Over the last 30 years, there have been significant changes to the level and structure of education spending in England. How have these changes affected spending per pupil across the different phases of education over time and how will they evolve in the next few years? Such questions have become much more prominent in the public debate over the last few years.
To inform such debates, IFS researchers will be releasing their second annual report on education spending in England, supported by the Nuffield Foundation. This will provide consistent measures of day-to-day spending per pupil in England across the four main stages of education (early years, schools, further education and sixth forms, and higher education) stretching back to the early 1990s. This will update and refine the measures contained in our first annual report.
With potentially two spending reviews to be undertaken over the next year, this second annual report will focus on the options facing policymakers for education spending. How much would it cost to increase the early years entitlement and protect the hourly funding rate? How much would it cost to reverse past cuts to school spending per pupil? How much would it cost to reverse the even larger cuts to further education and sixth forms? What would be the potential costs and effects of implementing the recommendations of the Augar review of post-18 education funding?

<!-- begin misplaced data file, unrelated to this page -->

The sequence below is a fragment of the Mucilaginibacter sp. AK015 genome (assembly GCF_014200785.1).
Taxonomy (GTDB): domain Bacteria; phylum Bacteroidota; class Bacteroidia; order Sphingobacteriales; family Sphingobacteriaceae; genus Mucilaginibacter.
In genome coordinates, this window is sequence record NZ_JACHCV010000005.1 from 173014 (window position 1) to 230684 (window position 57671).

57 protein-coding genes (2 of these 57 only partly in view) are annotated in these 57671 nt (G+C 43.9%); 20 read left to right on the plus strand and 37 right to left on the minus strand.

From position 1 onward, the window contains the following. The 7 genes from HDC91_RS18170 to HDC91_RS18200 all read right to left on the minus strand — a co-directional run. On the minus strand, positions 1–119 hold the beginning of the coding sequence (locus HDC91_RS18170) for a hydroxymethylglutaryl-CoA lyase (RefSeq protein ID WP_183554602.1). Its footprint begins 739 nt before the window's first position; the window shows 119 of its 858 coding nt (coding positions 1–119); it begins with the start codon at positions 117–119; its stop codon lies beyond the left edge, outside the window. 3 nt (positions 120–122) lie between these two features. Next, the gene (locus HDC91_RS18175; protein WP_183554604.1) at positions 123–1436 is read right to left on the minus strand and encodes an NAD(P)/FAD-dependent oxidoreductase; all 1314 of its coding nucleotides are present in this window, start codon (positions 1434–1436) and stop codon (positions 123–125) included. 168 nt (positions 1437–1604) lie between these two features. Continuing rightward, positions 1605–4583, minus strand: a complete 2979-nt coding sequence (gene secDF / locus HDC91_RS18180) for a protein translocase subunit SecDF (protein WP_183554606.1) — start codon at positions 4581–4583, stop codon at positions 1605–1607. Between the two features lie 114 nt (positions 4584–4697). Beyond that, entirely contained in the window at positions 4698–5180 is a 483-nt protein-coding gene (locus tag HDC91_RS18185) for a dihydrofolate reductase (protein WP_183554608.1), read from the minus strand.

At this event, IFS researchers will present key findings from this new report, focusing on issues such as:
- How has spending on the entitlement to free early education and childcare provision changed over time? Which factors have driven these changes? How has spending on children’s services changed over time?
- How has school spending per pupil changed over time and how will it evolve over the next few years? This will also include new analysis of differences and trends in spending per pupil across the four nations of the UK.
- How has spending on further education and sixth forms changed over time? How has spending on adult education and apprenticeships changed?
- How have public resources going into Higher Education in England changed following successive reforms to higher education funding? What would be the potential effects of implementing the recommendations of the review of post-18 education funding?